Maxaa Kaa Maqan?

Waxaa iqa maqan,
acceptance.
That depression is not a myth,
A conspiracy of gaalo,
A break from tradition,
A rebellion against religion,
A coup,

62 Amani _ Safa

Waxaa iga maqan:
peace of mind.
A respite from overthinking,
of resting at night, like others,
and entering the garden of dreams.
Instead I lie awake regretting what was before,
anxious of what is to come,
As the present continues to elude me.

Waxaa iga maqan:
a mental burden, lifted.
I carry the expectations,
of achieving dreams, unfulfilled,
of crossing boundaries, un-navigated,
attaining accolades and diplomas,
of carrying the torch of hope
with my bare hands.
of not wincing, not complaining,
As the fiery flames of this forced role
engulf me, completely,
leaving no residue of who I was,
or what I could have been.

Waxaa iqa maqan:
belonging. To feel at home,
in my own home, in my own bones.
Not too black for this crowd,
too white for the other,
too foreign for this circle,
too western for the other.
How can I identify,
when all that I identify with rejects me?
I am a nameless, faceless ghost,
longing for and seeking out,
familiar leaves, friendly waters,
founded foundations,
something to call my own.

Waxaa iqa maqan,
acceptance.
That depression is not a myth,
A conspiracy of gaalo,
A break from tradition,
A rebellion against religion,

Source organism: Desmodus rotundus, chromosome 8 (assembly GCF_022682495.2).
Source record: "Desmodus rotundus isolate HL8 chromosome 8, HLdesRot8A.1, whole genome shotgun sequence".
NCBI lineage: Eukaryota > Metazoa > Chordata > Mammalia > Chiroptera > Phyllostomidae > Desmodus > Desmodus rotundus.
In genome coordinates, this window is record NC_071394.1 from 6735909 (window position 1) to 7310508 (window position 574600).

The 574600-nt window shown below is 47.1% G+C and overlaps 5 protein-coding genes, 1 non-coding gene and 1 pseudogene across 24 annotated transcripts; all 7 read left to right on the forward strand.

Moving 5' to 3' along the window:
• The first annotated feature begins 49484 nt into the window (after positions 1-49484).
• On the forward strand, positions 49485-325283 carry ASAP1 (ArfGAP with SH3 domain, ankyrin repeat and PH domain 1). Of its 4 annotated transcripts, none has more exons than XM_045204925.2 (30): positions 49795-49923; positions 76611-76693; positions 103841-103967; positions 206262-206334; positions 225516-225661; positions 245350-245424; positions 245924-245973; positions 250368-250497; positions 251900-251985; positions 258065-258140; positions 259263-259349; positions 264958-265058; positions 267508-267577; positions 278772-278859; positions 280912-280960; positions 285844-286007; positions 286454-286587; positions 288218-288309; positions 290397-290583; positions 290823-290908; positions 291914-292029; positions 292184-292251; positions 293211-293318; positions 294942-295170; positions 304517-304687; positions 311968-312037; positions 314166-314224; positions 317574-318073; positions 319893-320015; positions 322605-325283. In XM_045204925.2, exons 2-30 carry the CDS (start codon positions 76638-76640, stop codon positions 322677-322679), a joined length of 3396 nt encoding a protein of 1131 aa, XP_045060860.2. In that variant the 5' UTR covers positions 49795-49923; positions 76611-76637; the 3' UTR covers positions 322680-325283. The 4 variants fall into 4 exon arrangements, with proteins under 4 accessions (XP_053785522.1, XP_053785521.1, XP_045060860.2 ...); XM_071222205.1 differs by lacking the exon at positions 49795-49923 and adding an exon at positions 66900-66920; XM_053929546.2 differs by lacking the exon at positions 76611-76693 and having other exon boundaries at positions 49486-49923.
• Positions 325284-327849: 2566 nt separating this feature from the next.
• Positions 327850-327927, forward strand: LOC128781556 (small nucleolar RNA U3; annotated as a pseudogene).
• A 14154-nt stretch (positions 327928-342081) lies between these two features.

A coup,
Overthrowing all that you know,
Disregarding all that you do,
It’s an illness,
A dark cloud,
A swallowed pain,
A bottomless well of emptiness.

Waxaa iqa maqan:
honesty.
That you too hurt,
that in the wrinkles beneath your eyes,
and between the gaps in your teeth,
on the calluses of your palms,
that you carry pain
that traveled miles with you.
That you too, are hurting.
That bloodshed can be washed from your hands,
though not so easily from your mind.
That you feel alone,
that you feel without a home,
that you lie awake many nights,
worrying about what has been,
and what is yet to come.
That I put a name to your pain,
that I put a name to my pain,
that I put a name to our pain,
that together, we can overcome.


The above image is part of a collaboration between:

Amina M.
Instagram: @4nine2 
Website: www.4nine2.com

&
Safa M., professional photographer based in Vancouver, BC.

 


Anisa Hagi-Mohamed (Author) is a dedicated mother, wife, teacher and writer. She spends most of her time lost in thought or daydreaming, cooking/foodography and starting projects she knows she will never finish. She hopes to one day publish a novel, memoir and cookbook, all in that order. She blogs at www.anisahagi.com 

About her poem, “Maxaa Kaa Maqan?,” Anisa says: Often, when the elder generation inquires about the younger generations’ mental health issues and illnesses, their first reaction is usually to ask: Maxaa kaa maqan? Meaning what is missing (from you)? Shelter, a warm bed, food, and a plethora of material, tangible possessions are ticked off. Parents can’t fathom what might trouble a mind, if a stomach is full, if all the faculties of hearing, seeing, etc. are working.